Speech recognition

You may be annoyed or amused by Siri, but get used to it; it may well be at the forefront of user interfaces for mobile devices. A new report from Tractica predicts that speech recognition will be in 82% of mobile electronic devices by 2020, nearly doubling its penetration of 45% in 2014. This will expand the use of “aural interface technologies” for applications such as virtual digital assistants such as Apple’s Siri or Microsoft’s Cortana.

Device interfaces that respond to the spoken word are a natural for wearable devices of all sorts, especially those for Health Tech applications. The devices tend to be small but complex; traditional physical button interfaces are too limiting. If the device has a display screen, touch screens are an option, but the small screen size poses limitations of its own. Manufacturers are experimenting with other technologies, including 3D gestures, eye tracking, and haptics (force feedback), but Tractica’s analysts forecast that these will lag far behind speech recognition. Why is speech recognition gaining ground so quickly? According to the report, one reason is that the technology is reasonably mature. Furthermore, the costs for processing power, memory, storage, and high quality microphones and speakers have dropped so far that it is easy for manufacturers to include the functions. There is also the potential that the same system that performs speech recognition will also do voice recognition to identify specific individuals. This adds a security function on top of convenience.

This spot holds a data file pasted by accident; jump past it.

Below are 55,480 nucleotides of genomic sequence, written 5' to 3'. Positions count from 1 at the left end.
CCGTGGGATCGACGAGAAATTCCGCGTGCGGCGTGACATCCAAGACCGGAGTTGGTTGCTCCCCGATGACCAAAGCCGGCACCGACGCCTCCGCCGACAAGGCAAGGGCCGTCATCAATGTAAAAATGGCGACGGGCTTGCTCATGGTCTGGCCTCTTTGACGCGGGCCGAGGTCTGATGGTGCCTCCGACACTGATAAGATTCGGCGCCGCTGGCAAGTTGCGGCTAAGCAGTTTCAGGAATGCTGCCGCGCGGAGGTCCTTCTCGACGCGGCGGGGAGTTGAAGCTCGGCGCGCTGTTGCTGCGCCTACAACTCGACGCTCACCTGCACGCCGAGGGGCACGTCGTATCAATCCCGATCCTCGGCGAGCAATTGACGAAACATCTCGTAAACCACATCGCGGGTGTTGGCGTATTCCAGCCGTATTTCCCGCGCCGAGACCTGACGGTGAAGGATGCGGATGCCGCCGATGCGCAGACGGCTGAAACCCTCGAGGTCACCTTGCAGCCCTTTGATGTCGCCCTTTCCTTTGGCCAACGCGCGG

For those of us who grew up watching the Star Trek crew (among others) barking commands to the Enterprise’s ship-wide computer system, it seems natural that we should be able to talk to our machines. Thanks to devices like the Amazon Echo and the Cortana feature in Windows 10 for desktop computers, we will come to expect — and rely on — our electronic devices to be able to converse with us, and respond to our spoken requests. Wearable Health Tech devices and their related systems will benefit from a robust and convenient interface like this.